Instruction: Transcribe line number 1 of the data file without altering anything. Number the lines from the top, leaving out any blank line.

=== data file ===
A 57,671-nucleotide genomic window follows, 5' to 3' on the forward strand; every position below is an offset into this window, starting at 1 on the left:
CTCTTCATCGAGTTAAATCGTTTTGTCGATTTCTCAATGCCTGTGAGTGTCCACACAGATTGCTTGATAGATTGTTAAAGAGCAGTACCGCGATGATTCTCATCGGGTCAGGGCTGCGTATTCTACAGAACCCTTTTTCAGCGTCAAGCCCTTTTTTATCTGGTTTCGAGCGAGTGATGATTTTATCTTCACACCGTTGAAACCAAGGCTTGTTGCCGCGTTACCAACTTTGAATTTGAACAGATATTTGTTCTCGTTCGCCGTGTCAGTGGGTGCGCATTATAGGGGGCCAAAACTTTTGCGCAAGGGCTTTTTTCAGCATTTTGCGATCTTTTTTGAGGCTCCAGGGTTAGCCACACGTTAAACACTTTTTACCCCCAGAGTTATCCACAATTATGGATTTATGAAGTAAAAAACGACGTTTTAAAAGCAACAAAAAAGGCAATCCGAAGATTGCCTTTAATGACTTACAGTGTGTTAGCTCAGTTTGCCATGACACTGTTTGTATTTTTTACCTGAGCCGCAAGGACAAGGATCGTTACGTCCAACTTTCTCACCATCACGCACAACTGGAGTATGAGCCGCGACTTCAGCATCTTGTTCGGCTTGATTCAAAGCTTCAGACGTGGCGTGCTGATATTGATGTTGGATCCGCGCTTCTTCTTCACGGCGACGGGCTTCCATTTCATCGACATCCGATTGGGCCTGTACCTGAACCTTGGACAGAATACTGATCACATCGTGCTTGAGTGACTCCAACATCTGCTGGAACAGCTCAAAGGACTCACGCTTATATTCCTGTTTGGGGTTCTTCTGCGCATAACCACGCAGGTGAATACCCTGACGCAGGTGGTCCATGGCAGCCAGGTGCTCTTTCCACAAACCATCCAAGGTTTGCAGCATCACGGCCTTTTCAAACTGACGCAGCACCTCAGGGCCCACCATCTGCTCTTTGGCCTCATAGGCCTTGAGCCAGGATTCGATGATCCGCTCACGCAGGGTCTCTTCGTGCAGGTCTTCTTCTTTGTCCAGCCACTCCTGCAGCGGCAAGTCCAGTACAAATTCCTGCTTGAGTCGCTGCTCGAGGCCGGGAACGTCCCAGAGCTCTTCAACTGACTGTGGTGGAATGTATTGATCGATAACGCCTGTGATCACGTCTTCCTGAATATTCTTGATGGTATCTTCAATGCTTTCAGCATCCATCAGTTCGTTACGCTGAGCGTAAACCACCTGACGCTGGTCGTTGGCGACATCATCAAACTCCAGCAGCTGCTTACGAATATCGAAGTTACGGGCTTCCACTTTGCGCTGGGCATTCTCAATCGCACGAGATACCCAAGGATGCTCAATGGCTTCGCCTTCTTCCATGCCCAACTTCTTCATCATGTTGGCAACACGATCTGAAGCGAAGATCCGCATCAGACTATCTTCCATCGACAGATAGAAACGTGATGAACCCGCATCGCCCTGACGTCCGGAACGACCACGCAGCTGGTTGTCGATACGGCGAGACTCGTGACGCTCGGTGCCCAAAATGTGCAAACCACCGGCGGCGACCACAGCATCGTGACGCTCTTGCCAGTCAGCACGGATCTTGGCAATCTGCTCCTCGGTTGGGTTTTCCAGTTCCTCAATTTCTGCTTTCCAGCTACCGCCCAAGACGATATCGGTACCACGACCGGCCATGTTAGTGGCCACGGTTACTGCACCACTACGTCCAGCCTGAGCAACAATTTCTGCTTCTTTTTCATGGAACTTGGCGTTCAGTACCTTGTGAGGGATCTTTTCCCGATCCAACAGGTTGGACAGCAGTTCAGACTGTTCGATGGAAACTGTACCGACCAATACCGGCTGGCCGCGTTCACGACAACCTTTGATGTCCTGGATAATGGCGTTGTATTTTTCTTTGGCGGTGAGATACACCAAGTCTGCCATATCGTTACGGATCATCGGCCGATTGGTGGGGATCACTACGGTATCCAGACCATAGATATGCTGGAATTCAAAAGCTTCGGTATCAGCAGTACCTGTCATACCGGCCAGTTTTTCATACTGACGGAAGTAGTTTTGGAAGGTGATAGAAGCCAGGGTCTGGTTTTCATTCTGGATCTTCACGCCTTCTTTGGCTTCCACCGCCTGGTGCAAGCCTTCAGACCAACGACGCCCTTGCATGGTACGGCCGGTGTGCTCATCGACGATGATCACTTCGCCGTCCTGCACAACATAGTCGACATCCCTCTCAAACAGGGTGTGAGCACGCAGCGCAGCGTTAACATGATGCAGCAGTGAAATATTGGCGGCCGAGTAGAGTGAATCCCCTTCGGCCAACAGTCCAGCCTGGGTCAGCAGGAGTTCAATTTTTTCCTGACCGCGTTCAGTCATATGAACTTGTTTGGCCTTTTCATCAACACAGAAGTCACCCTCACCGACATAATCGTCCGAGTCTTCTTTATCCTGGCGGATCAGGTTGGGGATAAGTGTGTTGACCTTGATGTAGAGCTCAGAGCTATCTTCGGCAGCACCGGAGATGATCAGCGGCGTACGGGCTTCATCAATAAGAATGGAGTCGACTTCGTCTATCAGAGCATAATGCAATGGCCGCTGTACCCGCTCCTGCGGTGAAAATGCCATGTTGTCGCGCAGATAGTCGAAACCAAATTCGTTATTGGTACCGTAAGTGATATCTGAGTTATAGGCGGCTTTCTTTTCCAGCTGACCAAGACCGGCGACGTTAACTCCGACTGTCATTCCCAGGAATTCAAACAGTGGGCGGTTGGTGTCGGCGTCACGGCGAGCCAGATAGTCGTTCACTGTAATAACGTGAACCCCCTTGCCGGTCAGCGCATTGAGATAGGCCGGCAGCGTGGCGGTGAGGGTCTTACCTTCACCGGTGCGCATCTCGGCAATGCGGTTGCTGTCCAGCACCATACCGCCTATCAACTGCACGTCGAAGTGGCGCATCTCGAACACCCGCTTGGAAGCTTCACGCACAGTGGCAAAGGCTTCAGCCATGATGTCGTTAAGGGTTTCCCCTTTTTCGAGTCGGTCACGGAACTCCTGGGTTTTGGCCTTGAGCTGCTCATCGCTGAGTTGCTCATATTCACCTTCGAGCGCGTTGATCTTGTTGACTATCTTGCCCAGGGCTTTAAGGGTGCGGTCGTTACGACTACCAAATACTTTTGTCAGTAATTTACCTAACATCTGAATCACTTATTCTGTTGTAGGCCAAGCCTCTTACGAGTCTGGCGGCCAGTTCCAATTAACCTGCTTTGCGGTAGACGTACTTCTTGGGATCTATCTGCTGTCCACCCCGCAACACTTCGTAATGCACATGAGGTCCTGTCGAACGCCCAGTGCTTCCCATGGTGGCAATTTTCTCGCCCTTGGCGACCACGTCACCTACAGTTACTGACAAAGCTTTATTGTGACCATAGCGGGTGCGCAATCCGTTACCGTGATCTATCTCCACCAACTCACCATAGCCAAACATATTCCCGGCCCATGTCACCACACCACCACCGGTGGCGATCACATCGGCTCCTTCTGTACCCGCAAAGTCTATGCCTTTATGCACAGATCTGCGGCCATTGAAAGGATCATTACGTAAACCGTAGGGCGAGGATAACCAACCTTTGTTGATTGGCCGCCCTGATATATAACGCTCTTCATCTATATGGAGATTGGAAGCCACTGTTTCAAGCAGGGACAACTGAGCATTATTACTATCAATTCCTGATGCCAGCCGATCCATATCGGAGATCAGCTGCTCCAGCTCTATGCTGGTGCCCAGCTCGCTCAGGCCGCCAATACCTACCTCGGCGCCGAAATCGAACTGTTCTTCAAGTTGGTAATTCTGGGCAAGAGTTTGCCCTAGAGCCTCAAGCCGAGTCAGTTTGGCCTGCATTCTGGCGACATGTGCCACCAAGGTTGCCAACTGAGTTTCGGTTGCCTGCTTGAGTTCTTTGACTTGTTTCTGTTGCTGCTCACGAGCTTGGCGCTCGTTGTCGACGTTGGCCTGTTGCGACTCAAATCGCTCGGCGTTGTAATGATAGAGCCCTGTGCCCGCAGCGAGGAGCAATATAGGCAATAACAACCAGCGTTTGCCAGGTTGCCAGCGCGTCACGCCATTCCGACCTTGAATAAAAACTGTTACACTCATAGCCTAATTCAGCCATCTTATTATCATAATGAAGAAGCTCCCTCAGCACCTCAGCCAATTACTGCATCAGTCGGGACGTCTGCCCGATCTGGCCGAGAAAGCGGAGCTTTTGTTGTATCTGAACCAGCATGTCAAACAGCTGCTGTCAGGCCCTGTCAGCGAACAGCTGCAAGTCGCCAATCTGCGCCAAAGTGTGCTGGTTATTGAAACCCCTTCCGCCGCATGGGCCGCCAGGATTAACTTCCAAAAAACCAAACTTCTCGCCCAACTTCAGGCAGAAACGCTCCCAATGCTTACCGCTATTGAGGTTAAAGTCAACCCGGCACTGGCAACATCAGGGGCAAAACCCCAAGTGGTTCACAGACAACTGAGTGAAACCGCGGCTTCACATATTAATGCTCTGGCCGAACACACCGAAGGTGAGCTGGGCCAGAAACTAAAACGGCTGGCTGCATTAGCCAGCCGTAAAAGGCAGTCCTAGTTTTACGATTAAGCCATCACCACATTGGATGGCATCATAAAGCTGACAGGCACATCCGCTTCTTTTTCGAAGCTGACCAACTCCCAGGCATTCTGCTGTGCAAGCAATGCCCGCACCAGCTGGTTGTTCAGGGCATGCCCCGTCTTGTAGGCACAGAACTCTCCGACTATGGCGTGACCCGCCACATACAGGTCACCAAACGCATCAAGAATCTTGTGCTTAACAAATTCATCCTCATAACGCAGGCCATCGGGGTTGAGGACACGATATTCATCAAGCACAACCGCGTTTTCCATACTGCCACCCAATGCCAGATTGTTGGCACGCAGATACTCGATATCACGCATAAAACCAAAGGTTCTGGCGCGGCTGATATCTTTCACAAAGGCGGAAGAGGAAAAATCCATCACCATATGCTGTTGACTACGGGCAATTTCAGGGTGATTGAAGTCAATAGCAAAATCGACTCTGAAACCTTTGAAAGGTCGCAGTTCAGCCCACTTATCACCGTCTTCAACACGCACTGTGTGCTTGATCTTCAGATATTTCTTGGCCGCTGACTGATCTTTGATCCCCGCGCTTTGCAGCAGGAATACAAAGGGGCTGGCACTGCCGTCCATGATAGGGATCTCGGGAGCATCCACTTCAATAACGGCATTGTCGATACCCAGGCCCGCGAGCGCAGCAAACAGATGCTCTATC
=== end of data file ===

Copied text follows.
A 57,671-nucleotide genomic window follows, 5' to 3' on the forward strand; every position below is an offset into this window, starting at 1 on the left: